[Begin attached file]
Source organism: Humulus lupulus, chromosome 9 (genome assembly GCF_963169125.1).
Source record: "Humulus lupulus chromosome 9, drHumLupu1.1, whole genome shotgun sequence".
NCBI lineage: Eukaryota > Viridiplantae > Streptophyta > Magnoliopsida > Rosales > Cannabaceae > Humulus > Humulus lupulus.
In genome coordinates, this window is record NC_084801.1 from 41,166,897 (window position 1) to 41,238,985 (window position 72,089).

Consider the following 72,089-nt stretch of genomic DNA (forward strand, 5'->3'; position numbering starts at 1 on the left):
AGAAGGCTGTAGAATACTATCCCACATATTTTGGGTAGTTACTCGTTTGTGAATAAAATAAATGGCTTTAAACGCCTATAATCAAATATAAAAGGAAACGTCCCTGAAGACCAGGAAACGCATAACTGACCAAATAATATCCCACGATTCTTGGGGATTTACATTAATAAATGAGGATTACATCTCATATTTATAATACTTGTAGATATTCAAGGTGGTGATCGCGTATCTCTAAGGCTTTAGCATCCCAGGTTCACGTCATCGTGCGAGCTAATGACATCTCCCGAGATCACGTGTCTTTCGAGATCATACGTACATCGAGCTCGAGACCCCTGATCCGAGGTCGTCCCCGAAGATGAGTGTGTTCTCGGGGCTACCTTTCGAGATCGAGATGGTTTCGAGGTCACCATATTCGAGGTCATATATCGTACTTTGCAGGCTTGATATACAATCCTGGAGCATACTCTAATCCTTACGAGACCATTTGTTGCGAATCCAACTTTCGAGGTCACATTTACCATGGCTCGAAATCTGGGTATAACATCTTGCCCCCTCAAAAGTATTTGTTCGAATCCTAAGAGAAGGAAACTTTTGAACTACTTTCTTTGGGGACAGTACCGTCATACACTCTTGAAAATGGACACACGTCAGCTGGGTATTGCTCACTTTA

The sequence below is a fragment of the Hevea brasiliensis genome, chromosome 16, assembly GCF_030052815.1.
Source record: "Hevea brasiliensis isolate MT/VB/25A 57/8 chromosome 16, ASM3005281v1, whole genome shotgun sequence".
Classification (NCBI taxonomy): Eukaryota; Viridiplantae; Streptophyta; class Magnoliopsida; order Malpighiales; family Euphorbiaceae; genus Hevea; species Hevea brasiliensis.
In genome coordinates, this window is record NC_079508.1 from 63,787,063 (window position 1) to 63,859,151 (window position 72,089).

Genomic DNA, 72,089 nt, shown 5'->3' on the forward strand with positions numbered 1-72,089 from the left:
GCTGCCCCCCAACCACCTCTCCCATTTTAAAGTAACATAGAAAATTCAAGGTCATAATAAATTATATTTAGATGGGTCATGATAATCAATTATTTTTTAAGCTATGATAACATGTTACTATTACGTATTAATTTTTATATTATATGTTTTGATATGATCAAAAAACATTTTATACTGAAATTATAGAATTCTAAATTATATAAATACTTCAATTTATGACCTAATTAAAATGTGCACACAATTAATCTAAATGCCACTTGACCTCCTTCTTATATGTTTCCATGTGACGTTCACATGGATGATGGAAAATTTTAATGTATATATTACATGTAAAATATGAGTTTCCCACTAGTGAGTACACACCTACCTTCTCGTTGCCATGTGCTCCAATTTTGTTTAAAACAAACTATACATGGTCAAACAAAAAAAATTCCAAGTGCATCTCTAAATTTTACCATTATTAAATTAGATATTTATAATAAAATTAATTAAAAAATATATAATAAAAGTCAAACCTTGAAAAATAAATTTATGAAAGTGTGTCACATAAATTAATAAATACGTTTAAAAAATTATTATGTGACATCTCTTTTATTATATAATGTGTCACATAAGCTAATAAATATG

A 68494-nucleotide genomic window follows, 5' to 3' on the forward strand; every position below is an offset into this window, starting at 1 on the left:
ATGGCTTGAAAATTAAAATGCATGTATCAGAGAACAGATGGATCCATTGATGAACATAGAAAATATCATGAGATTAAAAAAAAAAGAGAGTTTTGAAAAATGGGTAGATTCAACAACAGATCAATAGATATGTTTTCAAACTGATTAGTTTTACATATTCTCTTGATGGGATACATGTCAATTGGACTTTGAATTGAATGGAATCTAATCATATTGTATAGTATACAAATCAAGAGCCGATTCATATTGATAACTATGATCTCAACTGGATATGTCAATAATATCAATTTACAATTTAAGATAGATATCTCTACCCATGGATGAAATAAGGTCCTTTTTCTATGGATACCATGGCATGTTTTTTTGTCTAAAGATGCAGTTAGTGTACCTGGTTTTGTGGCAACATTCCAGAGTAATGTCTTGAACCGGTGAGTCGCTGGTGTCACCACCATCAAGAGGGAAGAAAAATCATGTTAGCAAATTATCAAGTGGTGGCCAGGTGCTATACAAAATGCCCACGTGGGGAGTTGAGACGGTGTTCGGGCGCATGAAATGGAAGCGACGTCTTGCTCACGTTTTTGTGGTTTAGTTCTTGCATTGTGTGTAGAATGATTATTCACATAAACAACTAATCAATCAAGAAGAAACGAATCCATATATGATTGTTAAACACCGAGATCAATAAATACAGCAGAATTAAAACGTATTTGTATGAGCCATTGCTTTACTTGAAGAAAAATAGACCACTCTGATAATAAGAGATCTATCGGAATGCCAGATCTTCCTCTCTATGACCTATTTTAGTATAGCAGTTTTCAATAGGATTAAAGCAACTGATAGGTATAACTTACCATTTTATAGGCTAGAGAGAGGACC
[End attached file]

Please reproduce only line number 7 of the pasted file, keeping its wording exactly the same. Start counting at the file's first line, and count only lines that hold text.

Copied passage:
The sequence below is a fragment of the Hevea brasiliensis genome, chromosome 16, assembly GCF_030052815.1.